The Idea of a University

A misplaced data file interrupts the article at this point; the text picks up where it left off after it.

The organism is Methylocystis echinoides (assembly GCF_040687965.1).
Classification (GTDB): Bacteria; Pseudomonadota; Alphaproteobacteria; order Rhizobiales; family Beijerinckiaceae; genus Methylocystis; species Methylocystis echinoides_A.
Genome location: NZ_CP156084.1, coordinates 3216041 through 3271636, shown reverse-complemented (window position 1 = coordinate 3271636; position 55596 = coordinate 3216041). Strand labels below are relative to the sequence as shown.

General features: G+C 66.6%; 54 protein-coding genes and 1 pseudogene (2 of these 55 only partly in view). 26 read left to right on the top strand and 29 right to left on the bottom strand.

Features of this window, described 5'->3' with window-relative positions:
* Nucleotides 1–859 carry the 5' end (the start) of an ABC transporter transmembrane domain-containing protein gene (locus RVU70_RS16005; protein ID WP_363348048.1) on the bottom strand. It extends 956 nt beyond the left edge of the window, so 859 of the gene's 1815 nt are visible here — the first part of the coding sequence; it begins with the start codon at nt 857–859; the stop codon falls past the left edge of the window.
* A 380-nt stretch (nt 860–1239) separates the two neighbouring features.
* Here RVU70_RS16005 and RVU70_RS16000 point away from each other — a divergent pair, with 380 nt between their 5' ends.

to the commission, of definite acts of unbelief, in which reason itself really does not come into exercise at all. I mean, let a person devote himself to the studies of the day; let him be taught by the astronomer that our sun is but one of a million central luminaries, and our earth but one of ten million globes moving in space; let him learn from the geologist that on that globe of ours enormous revolutions have been in progress through innumerable ages; let him be told by the comparative anatomist of the minutely arranged system of organized nature; by the chemist and physicist, of the peremptory yet intricate laws to which nature, organized and inorganic, is subjected; by the ethnologist, of the originals, and ramifications, and varieties, and fortunes of nations; by the antiquarian, of old cities disinterred, and primitive countries laid bare, with the specific forms of human society once existing; by the linguist, of the slow formation and development of languages; by

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